BRACKNELL’S Maxim Wallace was the British star at the Barclays ATP World Tour Finals in the absence of Wimbledon champion Andy Murray – and he admitted to loving every minute of it.

Having won a nationwide competition the 16-year-old, who plays at Latika Junior Tennis Club, shared the court with the cream of world tennis at the O2 as one of 30 Barclays Ball Kids.

Back surgery put an end to Wimbledon champion Murray’s hopes of appearing, but Wallace still rubbed shoulders with this year’s French Open and US Open winner Rafael Nadal in London.

And after playing a starring role in the capital, Wallace, who saw off thousands of youngsters to get his eight days of fame, insisted it was an experience he would never forget.

“It was amazing, it made all the hard work worth it, it was one of the best experiences” said Wallace, who appeared in front of 20,000 spectators a day at the O2.

“There were a few nerves at the beginning, I fumbled the ball at the start, but only once, and then after that I just got more and more confident.

“We were the first team of the whole tournament to go on and even though it was a doubles match, there were still quite a few people there. It was amazing.

“A few of the players did some keepy uppies with the ball and then they smashed it across the net and I caught it, which also got a big cheer from the crowd so that was good.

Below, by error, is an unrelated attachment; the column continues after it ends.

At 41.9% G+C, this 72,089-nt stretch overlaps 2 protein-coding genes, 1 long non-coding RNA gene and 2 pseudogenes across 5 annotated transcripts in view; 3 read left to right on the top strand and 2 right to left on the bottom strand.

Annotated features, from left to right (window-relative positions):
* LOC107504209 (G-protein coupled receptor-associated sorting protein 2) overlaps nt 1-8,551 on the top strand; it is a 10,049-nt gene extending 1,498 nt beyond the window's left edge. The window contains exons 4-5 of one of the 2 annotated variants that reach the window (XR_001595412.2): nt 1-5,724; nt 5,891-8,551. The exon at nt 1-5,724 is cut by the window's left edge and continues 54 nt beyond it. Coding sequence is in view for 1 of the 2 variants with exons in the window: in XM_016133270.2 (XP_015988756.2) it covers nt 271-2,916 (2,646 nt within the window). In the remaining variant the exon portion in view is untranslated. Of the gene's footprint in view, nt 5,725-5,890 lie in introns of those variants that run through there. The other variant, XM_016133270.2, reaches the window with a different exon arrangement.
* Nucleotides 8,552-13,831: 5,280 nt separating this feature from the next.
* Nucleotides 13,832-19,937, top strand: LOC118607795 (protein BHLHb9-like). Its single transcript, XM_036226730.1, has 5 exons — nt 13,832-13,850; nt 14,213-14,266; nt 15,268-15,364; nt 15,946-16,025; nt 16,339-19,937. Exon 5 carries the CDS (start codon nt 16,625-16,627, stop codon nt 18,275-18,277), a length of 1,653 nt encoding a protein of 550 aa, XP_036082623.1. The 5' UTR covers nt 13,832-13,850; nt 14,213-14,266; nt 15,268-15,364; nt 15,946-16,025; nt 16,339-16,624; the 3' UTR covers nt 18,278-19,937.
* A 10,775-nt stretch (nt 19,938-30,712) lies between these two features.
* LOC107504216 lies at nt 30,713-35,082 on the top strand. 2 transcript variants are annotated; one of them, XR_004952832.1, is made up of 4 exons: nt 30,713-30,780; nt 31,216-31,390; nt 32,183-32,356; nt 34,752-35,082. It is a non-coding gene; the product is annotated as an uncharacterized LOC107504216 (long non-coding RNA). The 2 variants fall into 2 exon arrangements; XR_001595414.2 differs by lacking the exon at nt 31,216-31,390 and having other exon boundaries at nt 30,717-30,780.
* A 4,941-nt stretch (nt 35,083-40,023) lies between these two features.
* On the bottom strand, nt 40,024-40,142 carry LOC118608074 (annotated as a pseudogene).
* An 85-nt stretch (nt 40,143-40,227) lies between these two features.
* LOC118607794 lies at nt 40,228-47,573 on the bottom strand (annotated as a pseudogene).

“Roger Federer was my favourite, he is such a classy guy, even when he lost he was still shaking our hands.” Six-time Grand Slam champion Boris Becker helped chose Wallace, who attends Reading School, for the O2 role where he caught the eye of 2009 US Open winner Juan Martin Del Potro.

Del Potro met Wallace off the court at the O2 to give him hints and tips, and the world number five admitted he did a sterling job for all the players involved, not just himself.

“I was 10 years old [when I was a ball boy] at a Futures tournament in Buenos Aires and I remember all the players who played in that event,” said Del Potro.

“I know how big it is for the ball kids, meeting all the players, giving the balls to all of us. They are so fast, they are so good, they make our job very easy.

“I think they are great, they’re smart, they know when we ask for our towels, our drinks and they are so professional too.” For more information about the Barclays Ball Kids programme, go to or visit the Barclays Ball Kids Facebook page.